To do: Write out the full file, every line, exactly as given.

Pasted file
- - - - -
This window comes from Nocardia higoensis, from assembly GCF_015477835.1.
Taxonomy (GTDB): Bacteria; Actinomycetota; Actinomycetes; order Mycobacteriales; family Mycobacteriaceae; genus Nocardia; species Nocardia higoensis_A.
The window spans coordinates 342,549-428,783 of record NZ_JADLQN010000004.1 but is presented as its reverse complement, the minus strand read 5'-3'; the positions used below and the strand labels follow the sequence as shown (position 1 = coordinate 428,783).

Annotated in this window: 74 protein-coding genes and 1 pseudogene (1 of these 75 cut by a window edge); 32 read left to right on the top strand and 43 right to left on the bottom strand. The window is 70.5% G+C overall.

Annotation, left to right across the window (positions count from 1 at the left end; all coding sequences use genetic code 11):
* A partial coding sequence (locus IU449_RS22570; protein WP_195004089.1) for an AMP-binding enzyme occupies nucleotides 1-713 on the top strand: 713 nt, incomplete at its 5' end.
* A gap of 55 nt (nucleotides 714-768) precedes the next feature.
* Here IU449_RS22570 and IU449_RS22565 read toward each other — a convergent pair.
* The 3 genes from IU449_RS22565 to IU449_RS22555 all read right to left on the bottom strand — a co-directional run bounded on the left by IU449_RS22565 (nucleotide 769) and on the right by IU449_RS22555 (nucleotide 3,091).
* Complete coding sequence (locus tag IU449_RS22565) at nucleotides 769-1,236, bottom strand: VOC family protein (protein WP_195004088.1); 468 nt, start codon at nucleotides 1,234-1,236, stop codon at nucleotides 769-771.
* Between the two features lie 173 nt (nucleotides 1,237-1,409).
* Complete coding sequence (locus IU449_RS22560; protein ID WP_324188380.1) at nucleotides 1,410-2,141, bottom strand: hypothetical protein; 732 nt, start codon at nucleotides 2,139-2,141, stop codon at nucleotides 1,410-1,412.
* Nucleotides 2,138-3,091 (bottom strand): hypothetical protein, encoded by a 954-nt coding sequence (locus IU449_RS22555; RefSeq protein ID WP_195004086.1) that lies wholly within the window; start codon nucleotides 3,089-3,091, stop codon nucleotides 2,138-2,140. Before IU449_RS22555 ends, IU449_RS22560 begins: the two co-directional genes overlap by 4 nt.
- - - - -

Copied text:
This window comes from Nocardia higoensis, from assembly GCF_015477835.1.
Taxonomy (GTDB): Bacteria; Actinomycetota; Actinomycetes; order Mycobacteriales; family Mycobacteriaceae; genus Nocardia; species Nocardia higoensis_A.
The window spans coordinates 342,549-428,783 of record NZ_JADLQN010000004.1 but is presented as its reverse complement, the minus strand read 5'-3'; the positions used below and the strand labels follow the sequence as shown (position 1 = coordinate 428,783).

Annotated in this window: 74 protein-coding genes and 1 pseudogene (1 of these 75 cut by a window edge); 32 read left to right on the top strand and 43 right to left on the bottom strand. The window is 70.5% G+C overall.

Annotation, left to right across the window (positions count from 1 at the left end; all coding sequences use genetic code 11):
* A partial coding sequence (locus IU449_RS22570; protein WP_195004089.1) for an AMP-binding enzyme occupies nucleotides 1-713 on the top strand: 713 nt, incomplete at its 5' end.
* A gap of 55 nt (nucleotides 714-768) precedes the next feature.
* Here IU449_RS22570 and IU449_RS22565 read toward each other — a convergent pair.
* The 3 genes from IU449_RS22565 to IU449_RS22555 all read right to left on the bottom strand — a co-directional run bounded on the left by IU449_RS22565 (nucleotide 769) and on the right by IU449_RS22555 (nucleotide 3,091).
* Complete coding sequence (locus tag IU449_RS22565) at nucleotides 769-1,236, bottom strand: VOC family protein (protein WP_195004088.1); 468 nt, start codon at nucleotides 1,234-1,236, stop codon at nucleotides 769-771.
* Between the two features lie 173 nt (nucleotides 1,237-1,409).
* Complete coding sequence (locus IU449_RS22560; protein ID WP_324188380.1) at nucleotides 1,410-2,141, bottom strand: hypothetical protein; 732 nt, start codon at nucleotides 2,139-2,141, stop codon at nucleotides 1,410-1,412.
* Nucleotides 2,138-3,091 (bottom strand): hypothetical protein, encoded by a 954-nt coding sequence (locus IU449_RS22555; RefSeq protein ID WP_195004086.1) that lies wholly within the window; start codon nucleotides 3,089-3,091, stop codon nucleotides 2,138-2,140. Before IU449_RS22555 ends, IU449_RS22560 begins: the two co-directional genes overlap by 4 nt.